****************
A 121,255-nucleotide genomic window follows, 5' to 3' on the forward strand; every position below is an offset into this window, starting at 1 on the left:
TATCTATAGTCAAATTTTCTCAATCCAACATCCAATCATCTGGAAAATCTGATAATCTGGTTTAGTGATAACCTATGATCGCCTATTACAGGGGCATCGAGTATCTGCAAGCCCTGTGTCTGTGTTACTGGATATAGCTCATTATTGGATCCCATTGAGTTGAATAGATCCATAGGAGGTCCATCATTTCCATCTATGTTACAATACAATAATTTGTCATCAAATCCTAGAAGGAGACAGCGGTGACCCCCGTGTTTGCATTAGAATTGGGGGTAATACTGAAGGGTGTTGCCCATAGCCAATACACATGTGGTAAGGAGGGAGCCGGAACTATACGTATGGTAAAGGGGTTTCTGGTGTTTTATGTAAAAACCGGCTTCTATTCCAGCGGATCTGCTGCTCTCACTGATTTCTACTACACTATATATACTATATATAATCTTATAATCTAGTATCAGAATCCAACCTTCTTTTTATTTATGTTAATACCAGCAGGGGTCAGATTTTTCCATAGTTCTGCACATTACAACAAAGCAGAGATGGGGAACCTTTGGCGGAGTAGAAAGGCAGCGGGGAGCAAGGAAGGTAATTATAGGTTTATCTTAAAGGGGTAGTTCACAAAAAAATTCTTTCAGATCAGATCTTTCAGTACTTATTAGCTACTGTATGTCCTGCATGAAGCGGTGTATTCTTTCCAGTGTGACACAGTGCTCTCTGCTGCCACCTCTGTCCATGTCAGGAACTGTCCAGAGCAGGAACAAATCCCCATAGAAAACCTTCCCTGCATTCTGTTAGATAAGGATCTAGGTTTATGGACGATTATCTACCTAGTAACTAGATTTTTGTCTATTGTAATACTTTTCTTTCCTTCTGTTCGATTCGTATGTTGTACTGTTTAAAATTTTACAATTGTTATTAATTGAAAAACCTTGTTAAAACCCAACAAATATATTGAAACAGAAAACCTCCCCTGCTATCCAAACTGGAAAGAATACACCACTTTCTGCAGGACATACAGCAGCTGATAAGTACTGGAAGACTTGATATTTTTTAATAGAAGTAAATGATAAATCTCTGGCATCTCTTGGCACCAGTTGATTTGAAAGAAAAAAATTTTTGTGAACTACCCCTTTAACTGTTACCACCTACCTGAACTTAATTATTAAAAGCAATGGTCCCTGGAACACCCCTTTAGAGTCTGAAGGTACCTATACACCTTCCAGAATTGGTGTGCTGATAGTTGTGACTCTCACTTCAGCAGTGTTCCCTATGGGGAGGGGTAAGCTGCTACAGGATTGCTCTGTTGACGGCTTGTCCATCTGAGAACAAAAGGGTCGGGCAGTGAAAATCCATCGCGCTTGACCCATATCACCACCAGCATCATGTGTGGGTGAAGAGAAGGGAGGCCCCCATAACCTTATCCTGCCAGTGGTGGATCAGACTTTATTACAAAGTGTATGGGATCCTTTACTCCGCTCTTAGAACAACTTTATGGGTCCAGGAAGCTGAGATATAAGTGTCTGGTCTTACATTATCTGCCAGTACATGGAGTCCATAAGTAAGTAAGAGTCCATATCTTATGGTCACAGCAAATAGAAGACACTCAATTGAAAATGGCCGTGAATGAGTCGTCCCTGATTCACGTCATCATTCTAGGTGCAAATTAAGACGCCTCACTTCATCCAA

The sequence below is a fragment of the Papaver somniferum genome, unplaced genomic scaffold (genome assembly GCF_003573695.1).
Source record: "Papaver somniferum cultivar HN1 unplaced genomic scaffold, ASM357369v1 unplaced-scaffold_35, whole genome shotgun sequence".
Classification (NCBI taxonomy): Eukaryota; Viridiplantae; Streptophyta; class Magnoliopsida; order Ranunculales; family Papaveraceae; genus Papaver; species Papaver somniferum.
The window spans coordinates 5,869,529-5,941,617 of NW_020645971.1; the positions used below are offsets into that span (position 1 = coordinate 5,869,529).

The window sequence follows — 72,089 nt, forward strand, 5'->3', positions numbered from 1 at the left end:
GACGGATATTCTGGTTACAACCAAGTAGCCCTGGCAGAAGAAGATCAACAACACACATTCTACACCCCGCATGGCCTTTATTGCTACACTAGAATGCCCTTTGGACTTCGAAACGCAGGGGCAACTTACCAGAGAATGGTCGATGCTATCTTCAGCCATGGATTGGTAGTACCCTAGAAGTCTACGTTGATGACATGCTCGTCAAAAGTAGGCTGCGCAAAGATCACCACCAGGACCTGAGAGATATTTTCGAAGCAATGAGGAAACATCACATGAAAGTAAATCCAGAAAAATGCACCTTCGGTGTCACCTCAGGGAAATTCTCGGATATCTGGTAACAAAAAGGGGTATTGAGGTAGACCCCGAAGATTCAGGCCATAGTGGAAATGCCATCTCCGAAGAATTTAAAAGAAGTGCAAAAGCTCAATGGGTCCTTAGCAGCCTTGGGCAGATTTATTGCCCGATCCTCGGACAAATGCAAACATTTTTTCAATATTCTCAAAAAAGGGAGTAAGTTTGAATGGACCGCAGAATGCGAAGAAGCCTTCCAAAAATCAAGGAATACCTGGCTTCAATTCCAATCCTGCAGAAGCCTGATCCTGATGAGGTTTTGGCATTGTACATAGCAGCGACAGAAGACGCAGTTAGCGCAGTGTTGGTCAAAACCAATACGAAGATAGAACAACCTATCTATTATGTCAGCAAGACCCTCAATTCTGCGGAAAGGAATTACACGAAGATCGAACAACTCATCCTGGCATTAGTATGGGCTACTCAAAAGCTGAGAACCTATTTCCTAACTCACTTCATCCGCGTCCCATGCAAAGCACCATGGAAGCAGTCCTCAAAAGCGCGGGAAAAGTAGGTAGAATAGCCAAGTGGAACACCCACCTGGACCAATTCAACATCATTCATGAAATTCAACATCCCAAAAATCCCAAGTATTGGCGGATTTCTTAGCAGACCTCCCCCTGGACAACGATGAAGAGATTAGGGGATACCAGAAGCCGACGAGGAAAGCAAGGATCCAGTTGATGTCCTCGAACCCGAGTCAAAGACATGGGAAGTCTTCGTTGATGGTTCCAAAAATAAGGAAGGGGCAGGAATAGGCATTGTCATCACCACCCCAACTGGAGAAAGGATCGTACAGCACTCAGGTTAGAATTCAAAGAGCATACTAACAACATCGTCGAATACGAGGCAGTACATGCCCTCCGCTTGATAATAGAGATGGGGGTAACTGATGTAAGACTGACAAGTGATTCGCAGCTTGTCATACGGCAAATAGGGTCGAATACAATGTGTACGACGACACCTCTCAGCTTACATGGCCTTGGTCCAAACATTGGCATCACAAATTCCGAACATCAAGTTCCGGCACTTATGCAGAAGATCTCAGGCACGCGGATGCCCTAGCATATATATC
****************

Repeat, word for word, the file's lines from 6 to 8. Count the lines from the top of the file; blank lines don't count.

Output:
The window spans coordinates 5,869,529-5,941,617 of NW_020645971.1; the positions used below are offsets into that span (position 1 = coordinate 5,869,529).

The window sequence follows — 72,089 nt, forward strand, 5'->3', positions numbered from 1 at the left end:
GACGGATATTCTGGTTACAACCAAGTAGCCCTGGCAGAAGAAGATCAACAACACACATTCTACACCCCGCATGGCCTTTATTGCTACACTAGAATGCCCTTTGGACTTCGAAACGCAGGGGCAACTTACCAGAGAATGGTCGATGCTATCTTCAGCCATGGATTGGTAGTACCCTAGAAGTCTACGTTGATGACATGCTCGTCAAAAGTAGGCTGCGCAAAGATCACCACCAGGACCTGAGAGATATTTTCGAAGCAATGAGGAAACATCACATGAAAGTAAATCCAGAAAAATGCACCTTCGGTGTCACCTCAGGGAAATTCTCGGATATCTGGTAACAAAAAGGGGTATTGAGGTAGACCCCGAAGATTCAGGCCATAGTGGAAATGCCATCTCCGAAGAATTTAAAAGAAGTGCAAAAGCTCAATGGGTCCTTAGCAGCCTTGGGCAGATTTATTGCCCGATCCTCGGACAAATGCAAACATTTTTTCAATATTCTCAAAAAAGGGAGTAAGTTTGAATGGACCGCAGAATGCGAAGAAGCCTTCCAAAAATCAAGGAATACCTGGCTTCAATTCCAATCCTGCAGAAGCCTGATCCTGATGAGGTTTTGGCATTGTACATAGCAGCGACAGAAGACGCAGTTAGCGCAGTGTTGGTCAAAACCAATACGAAGATAGAACAACCTATCTATTATGTCAGCAAGACCCTCAATTCTGCGGAAAGGAATTACACGAAGATCGAACAACTCATCCTGGCATTAGTATGGGCTACTCAAAAGCTGAGAACCTATTTCCTAACTCACTTCATCCGCGTCCCATGCAAAGCACCATGGAAGCAGTCCTCAAAAGCGCGGGAAAAGTAGGTAGAATAGCCAAGTGGAACACCCACCTGGACCAATTCAACATCATTCATGAAATTCAACATCCCAAAAATCCCAAGTATTGGCGGATTTCTTAGCAGACCTCCCCCTGGACAACGATGAAGAGATTAGGGGATACCAGAAGCCGACGAGGAAAGCAAGGATCCAGTTGATGTCCTCGAACCCGAGTCAAAGACATGGGAAGTCTTCGTTGATGGTTCCAAAAATAAGGAAGGGGCAGGAATAGGCATTGTCATCACCACCCCAACTGGAGAAAGGATCGTACAGCACTCAGGTTAGAATTCAAAGAGCATACTAACAACATCGTCGAATACGAGGCAGTACATGCCCTCCGCTTGATAATAGAGATGGGGGTAACTGATGTAAGACTGACAAGTGATTCGCAGCTTGTCATACGGCAAATAGGGTCGAATACAATGTGTACGACGACACCTCTCAGCTTACATGGCCTTGGTCCAAACATTGGCATCACAAATTCCGAACATCAAGTTCCGGCACTTATGCAGAAGATCTCAGGCACGCGGATGCCCTAGCATATATATC